HKSAR v. LAU KWOK PO

DCCC228/2010

IN THE DISTRICT COURT OF THE

HONG KONG SPECIAL ADMINISTRATIVE REGION

CRIMINAL CASE NO. 228 OF 2010

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HKSAR
v.
Lau Kwok-po (D1)

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Before:

Deputy District Judge H.F. Woo

Date:

13 May 2010 at 11.20 am

Present:

Mr Chua Man-pang, William, PP of the Department of Justice, for HKSAR
Mr Jonathan Acton-Bond, instructed by Simon C W Yung & Co., for the 1st Defendant
Mr Lai Yiu-kuen, Dominic, of Dominic Y K Lai & Co., assigned by the Director of Legal Aid, for the 2nd Defendant

Offence:

Trafficking in a dangerous drug (販運危險藥物)

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Reasons for Sentence

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Charge

1. Both defendants were charged with and have pleaded guilty to an offence of trafficking in a dangerous drug which was contrary tosection 4(1)(a) and (3) of the Dangerous Drugs Ordinance, Chapter 134.

Facts

2. The facts of this case can be summarised as follows. Sergeant 49115, PW1, disguised as a drug abuser and came to be acquainted withD1. In the afternoon on 4 January 2010, D1 contacted PW1 over the phone to offer to sell ketamine to PW1. PW1 met with D2 at an MTRstation on the same day as arranged. PW1 gave marked money of $3,800 to D2 who then led PW1 to a light goods vehicle NC 5901. BothPW1 and D2 boarded the vehicle with D1 on the driver seat, who then passed to PW1 a packet of dangerous drugs containing 45.83 grammesof a powder containing 24.29 grammes of ketamine.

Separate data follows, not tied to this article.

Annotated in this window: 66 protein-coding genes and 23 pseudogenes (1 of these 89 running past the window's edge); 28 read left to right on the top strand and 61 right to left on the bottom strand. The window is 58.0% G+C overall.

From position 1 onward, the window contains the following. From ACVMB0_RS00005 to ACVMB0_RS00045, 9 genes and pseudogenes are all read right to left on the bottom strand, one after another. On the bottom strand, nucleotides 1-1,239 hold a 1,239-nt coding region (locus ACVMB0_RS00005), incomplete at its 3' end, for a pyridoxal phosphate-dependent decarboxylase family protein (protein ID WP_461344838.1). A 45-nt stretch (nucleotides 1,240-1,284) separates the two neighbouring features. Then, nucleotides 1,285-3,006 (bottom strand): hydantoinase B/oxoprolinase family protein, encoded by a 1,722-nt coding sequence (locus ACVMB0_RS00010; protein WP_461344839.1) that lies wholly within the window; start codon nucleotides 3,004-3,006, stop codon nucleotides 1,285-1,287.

3. The police operation then turned overt. D1 and D2 were arrested at the scene. $3,800 marked money were found in the trousers pocketof D2. D1 admitted under caution that:

(1) he was the one who had contacted PW1 to sell ketamine to PW1;

(2) he helped D2 to contact the buyer and would be given reward if profit was to be made.

D2 admitted under caution that he brought PW1 to meet D1 in return for some stuff for self-consumption.

Background and Mitigation of D1

4. D1, aged 27, single, and lived with his parents and elder sister. He was gainfully employed after he had completed his Form 3 education.He was a gas technician and was highly regarded by his colleagues and friends. He maintained a good and stable monthly income offorty to fifty thousand dollars, out of which he contributed $20,000 to his parents constantly.

5. He was a drug addict of ketamine for the past 10 years and has three previous conviction records, all of possession in a dangerousdrug. He was last convicted in August 2009 for the same offence and was sent to DATC for treatment. Soon after his release in December2009 and within one month’s time, he was caught committing the present offence which was of a much more serious nature. His parentswere disappointed and saddened by the defendant’s repeated involvement in the drugs. They failed to understand that a youngsterwith a good job and a good income would get himself involved in trafficking in dangerous drugs for reward. However, they begged forleniency.

Sentence Tariff

6. The Court of Appeal in Secretary for Justice v Hii Siew Cheng CAAR7 of 2006 had set out sentencing tariff after trial for traffickers in ketamine. For quantity between 10 to 50 grammes, a sentenceof 4 to 6 years’ imprisonment would be warranted. Mr Acton-Bond has fairly, properly and eloquently put forward his mitigation.However, in this case, the most powerful mitigating factor, as Mr Acton-Bond has submitted, was the defendant’s guilty plea.

7. Having fully considered the circumstances of the case, D1’s background, counsel’s mitigation and the sentencing guidelines laiddown by the Court of Appeal, this court will adopt a starting point of 4 years and 3 months, i.e. 51 months. Upon plea, defendantis entitled to the usual one-third discount. Such sentence will be reduced to 34 months’ imprisonment. For his co-operation withthe police, this court is prepared to give a further reduction of 2 months. There were no other factors in D1’s case which wouldjustify a further discount. As such, D1 has to serve a 32 months’ imprisonment.

H F Woo
Deputy District Judge